Kansas City Chiefs equipment manager Allen Wright has been with the Chiefs a long time, but even he would admit that this may be one of his best ideas yet.
With this Sunday's matchup with the Jacksonville Jaguars marking the Chiefs Salute to Service game, Wright received the shipment of special military sweatshirts that each player will wear prior to the game last week.
The sweatshirts are all black, and on the upper right quadrant, there is a green Chiefs logo. On the upper left quadrant, there is a strip that reads, "Salute to Service."
That was the part of the sweatshirt that got Wright thinking.
"I was looking at a sweatshirt and it says, 'Salute to Service,'" Wright explained. "I thought, 'Wouldn't it be nice to salute the ones who pay the ultimate sacrifice and the ones that have lost their lives?'"
Wright came up with the idea to put names of local fallen shoulders on the sweatshirts, and to do so, he reached out to the Chiefs in-house military liaison, Major Mark Lemanski.
"Mark called the Gold Star group and I told him I needed 63 names and it would be here within the Chiefs Kingdom."
Since Gold Star families were termed as such by the Department of Defense, there have been over 18,000 service men and women from Kansas and Missouri who made the ultimate sacrifice since World War II. The 63 Gold Star names chosen came from this very long list.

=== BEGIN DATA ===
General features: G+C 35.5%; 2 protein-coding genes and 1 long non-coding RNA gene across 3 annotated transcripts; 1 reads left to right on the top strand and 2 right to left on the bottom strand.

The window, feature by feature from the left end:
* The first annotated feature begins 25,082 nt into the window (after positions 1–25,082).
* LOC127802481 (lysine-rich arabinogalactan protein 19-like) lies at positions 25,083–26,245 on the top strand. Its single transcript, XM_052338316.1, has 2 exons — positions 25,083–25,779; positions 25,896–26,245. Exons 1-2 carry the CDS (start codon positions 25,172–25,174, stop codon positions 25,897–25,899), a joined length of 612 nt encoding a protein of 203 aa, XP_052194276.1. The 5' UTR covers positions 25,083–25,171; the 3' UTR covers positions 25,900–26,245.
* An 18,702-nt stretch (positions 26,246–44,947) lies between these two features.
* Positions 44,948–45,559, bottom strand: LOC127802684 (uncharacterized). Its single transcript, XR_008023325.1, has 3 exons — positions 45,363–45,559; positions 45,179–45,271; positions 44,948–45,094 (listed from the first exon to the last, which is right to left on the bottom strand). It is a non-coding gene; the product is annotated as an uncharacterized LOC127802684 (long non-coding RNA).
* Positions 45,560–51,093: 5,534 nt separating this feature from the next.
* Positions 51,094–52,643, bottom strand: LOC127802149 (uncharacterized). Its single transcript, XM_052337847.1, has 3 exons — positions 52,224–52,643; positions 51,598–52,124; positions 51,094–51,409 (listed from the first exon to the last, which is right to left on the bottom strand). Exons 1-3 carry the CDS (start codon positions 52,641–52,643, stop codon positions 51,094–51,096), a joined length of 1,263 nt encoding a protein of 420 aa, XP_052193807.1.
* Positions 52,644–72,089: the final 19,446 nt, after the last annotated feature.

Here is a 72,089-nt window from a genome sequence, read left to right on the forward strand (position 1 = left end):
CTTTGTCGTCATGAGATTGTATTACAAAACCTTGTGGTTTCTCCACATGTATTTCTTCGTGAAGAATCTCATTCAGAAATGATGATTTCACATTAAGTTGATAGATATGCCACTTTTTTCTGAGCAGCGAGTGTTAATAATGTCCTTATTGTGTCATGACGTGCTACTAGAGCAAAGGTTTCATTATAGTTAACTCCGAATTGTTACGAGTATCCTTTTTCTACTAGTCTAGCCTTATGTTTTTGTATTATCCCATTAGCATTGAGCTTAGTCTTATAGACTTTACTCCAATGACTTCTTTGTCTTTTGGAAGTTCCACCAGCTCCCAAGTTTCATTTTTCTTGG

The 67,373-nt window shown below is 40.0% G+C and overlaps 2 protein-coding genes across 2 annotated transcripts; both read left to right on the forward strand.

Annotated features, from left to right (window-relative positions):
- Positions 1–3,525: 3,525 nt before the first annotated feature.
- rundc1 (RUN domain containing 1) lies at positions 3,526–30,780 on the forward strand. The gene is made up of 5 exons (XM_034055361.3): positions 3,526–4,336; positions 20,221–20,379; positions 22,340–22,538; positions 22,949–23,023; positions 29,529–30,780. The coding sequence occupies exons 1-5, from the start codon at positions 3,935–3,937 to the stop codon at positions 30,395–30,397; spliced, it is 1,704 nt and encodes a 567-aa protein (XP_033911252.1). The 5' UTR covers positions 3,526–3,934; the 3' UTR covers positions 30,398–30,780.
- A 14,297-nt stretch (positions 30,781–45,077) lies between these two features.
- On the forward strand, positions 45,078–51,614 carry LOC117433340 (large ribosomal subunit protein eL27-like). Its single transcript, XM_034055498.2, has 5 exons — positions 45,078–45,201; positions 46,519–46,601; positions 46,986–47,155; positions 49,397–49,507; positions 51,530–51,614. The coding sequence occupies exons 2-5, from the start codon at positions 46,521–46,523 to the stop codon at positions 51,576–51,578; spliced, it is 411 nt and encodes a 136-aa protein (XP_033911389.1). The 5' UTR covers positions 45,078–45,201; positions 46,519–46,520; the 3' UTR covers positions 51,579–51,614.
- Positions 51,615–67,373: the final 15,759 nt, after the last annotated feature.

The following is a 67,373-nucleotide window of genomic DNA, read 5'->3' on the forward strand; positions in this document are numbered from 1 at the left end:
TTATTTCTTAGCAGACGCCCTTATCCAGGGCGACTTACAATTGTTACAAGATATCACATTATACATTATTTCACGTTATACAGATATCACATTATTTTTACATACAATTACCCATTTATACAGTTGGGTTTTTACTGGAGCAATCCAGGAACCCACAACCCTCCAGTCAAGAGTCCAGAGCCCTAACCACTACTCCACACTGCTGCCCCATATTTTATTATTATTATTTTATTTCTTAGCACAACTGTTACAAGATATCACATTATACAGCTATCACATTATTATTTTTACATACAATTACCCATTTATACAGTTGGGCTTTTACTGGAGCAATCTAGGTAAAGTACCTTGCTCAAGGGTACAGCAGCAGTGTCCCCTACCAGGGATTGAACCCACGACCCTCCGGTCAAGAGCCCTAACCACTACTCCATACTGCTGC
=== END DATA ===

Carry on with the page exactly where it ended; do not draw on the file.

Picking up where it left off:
Once Wright had the logistics down, Chiefs head coach Andy Reid, who actually has a military background in his family, happily signed off on the idea. Wright's assistant, Cale Kirby, took the lead in making sure every sweatshirt had a name to go along with it.
From that point, Wright decided to take his idea a step further. Rather than just the players simply wearing a name, he wanted them to know about their particular Gold Star recipient.
"We had these cards made up that's a little synopsis of each individual that will go into the players' lockers," Wright said. "They will understand who the person is and who they're representing so there's a little bit of connection there."
The cards will tell each player about where the soldier was from, his or her age and where he or she was killed in action or service.